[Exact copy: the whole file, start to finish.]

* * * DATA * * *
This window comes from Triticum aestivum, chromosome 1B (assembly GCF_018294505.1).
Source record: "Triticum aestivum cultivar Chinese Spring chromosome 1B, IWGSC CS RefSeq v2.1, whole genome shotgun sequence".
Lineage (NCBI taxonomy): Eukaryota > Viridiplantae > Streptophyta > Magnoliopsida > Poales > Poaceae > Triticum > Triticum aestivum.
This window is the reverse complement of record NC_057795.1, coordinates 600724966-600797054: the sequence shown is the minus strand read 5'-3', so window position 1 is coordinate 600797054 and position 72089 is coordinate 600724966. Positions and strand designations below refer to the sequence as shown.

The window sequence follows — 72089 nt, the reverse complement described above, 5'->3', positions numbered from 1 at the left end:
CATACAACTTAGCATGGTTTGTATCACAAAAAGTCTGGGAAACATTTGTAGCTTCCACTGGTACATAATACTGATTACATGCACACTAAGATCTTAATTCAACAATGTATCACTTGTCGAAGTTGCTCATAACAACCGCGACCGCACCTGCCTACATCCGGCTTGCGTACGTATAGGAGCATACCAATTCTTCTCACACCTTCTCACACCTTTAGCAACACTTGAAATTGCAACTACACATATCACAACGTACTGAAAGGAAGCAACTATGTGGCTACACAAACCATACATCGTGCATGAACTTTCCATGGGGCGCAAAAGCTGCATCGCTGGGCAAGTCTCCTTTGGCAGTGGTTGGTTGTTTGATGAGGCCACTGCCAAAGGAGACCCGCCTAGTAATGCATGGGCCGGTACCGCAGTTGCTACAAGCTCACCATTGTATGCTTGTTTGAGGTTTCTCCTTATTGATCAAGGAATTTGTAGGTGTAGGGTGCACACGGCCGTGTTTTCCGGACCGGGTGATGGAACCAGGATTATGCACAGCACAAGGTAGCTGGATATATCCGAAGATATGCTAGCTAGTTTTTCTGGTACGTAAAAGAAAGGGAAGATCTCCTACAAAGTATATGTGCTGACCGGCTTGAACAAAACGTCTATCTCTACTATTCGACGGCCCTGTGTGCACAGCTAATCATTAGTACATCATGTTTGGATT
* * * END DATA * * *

This window comes from Triticum aestivum, chromosome 1B (assembly GCF_018294505.1).
Source record: "Triticum aestivum cultivar Chinese Spring chromosome 1B, IWGSC CS RefSeq v2.1, whole genome shotgun sequence".
Lineage (NCBI taxonomy): Eukaryota > Viridiplantae > Streptophyta > Magnoliopsida > Poales > Poaceae > Triticum > Triticum aestivum.
This window is the reverse complement of record NC_057795.1, coordinates 600724966-600797054: the sequence shown is the minus strand read 5'-3', so window position 1 is coordinate 600797054 and position 72089 is coordinate 600724966. Positions and strand designations below refer to the sequence as shown.

The window sequence follows — 72089 nt, the reverse complement described above, 5'->3', positions numbered from 1 at the left end:
CATACAACTTAGCATGGTTTGTATCACAAAAAGTCTGGGAAACATTTGTAGCTTCCACTGGTACATAATACTGATTACATGCACACTAAGATCTTAATTCAACAATGTATCACTTGTCGAAGTTGCTCATAACAACCGCGACCGCACCTGCCTACATCCGGCTTGCGTACGTATAGGAGCATACCAATTCTTCTCACACCTTCTCACACCTTTAGCAACACTTGAAATTGCAACTACACATATCACAACGTACTGAAAGGAAGCAACTATGTGGCTACACAAACCATACATCGTGCATGAACTTTCCATGGGGCGCAAAAGCTGCATCGCTGGGCAAGTCTCCTTTGGCAGTGGTTGGTTGTTTGATGAGGCCACTGCCAAAGGAGACCCGCCTAGTAATGCATGGGCCGGTACCGCAGTTGCTACAAGCTCACCATTGTATGCTTGTTTGAGGTTTCTCCTTATTGATCAAGGAATTTGTAGGTGTAGGGTGCACACGGCCGTGTTTTCCGGACCGGGTGATGGAACCAGGATTATGCACAGCACAAGGTAGCTGGATATATCCGAAGATATGCTAGCTAGTTTTTCTGGTACGTAAAAGAAAGGGAAGATCTCCTACAAAGTATATGTGCTGACCGGCTTGAACAAAACGTCTATCTCTACTATTCGACGGCCCTGTGTGCACAGCTAATCATTAGTACATCATGTTTGGATT